Speaking tips for reducing anxiety are the trick to giving a great speech! Many speakers will tell you that they channel their nervous energy using some or all of the suggestions below. New speakers wonder if it will ever possible for them to one day have less fear around talking to a group of people, and I’m living proof that it is!
Thanks to VancoreToastmasters.com located in downtown Vancouver, I was able to learn how to become a more confident speaker. I actually enjoy sharing information with an audience and I used to dread it, although I do still get nervous. Now I simply have better tools to reduce the fear and use that energy in a more positive way to give my audience a great experience.
Here are a few ways to reduce anxiety when presenting or giving a talk:
- Greet your anxiety as it is completely normal and a natural response for most people, instead of trying to fight it. Acknowledging the fear will stop it from spiraling out of control.
- Prior to going on stage or giving a presentation, do some sort of physical activity to break up the adrenaline coursing through your veins. Try doing 20 push-ups or take a walk around the block. Don’t do too much and work up a sweat.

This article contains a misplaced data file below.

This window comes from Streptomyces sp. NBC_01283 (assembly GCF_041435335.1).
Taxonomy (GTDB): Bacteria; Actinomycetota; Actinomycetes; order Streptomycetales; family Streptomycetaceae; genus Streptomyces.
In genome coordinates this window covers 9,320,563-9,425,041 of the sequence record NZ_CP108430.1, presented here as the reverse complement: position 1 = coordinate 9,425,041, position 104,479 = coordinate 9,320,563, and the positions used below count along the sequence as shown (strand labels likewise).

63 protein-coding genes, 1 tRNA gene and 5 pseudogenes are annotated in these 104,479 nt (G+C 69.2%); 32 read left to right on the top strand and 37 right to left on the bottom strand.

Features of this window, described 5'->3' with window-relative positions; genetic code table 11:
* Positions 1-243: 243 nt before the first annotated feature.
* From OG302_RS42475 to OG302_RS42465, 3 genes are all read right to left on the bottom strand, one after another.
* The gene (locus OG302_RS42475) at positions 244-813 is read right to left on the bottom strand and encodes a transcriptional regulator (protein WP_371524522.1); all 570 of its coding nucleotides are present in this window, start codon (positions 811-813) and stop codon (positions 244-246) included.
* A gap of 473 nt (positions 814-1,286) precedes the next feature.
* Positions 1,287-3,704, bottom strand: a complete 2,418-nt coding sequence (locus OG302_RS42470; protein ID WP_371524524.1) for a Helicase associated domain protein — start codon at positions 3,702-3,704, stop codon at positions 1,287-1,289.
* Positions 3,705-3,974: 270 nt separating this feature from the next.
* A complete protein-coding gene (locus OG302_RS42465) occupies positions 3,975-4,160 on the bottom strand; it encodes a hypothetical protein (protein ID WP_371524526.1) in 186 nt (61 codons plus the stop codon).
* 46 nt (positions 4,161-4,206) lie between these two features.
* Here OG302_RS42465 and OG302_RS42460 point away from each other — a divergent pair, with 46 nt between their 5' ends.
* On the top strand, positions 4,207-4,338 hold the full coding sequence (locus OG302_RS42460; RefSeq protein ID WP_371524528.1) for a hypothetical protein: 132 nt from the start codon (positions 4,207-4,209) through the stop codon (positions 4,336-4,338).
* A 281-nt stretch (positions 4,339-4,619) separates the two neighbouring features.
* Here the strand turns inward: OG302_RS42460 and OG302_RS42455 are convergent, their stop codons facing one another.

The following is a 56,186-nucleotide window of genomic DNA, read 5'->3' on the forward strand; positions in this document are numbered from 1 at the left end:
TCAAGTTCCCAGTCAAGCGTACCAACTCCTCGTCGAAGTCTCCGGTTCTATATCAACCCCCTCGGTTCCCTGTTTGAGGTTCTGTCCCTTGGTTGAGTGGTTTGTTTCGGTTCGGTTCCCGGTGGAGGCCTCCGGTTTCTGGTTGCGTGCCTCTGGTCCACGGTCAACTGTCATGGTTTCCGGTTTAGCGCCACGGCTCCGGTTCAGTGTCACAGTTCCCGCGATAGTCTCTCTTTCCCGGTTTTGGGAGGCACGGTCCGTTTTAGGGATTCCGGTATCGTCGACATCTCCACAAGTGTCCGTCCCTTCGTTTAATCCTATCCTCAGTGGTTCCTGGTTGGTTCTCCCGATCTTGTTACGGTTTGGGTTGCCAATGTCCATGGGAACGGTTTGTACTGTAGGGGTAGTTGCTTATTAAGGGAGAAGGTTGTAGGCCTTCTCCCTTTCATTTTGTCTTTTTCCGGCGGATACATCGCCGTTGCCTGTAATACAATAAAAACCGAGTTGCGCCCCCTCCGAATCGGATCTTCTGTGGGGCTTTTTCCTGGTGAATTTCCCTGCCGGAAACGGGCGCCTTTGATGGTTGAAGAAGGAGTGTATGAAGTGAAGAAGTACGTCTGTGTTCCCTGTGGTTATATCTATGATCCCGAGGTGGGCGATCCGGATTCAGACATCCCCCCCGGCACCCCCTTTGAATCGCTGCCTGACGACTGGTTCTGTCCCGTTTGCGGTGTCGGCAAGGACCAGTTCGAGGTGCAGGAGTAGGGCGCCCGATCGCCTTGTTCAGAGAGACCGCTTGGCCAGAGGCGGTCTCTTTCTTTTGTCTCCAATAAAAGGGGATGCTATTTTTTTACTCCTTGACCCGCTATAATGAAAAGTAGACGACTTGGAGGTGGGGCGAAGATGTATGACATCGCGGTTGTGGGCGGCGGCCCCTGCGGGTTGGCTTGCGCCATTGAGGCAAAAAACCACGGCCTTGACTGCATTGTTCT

- Take 15 deep diaphragm breaths. We tend to hold our breath when we are fearful resulting in less oxygen to the brain, which makes anxiety worse.
- Reframe how you see the situation. We put a lot of pressure on ourselves to do it 100% right. When you present, there is no one right way. Instead look at it as a conversation instead of a performance.
- Be adequately prepared for planned talks which will reduce your anxiety as you’ll be organized and know what you are going to talk about.
- Remember it’s about the audience, not you. The reason we freak out is that our brain is occupied by thoughts of “What if they don’t like me?” You are thinking about yourself. Instead work hard at focusing on your audience and the information you are sharing that will help them in some way.
- Ask lots of questions as they are a two-way communication. The more you engage with the audience, the more connected you will feel.
- Use everyday language vs. distancing language like… Distancing: ”One must consider how speaking affects their career.” Everyday: You may want to consider how speaking can help you in your career.”
These are a few suggestions by top speakers in their fields that I have also found very helpful, and I hope you do too. Send me an email at firstname.lastname@example.org and let me know how they worked for you.
By Loa Fridfinnson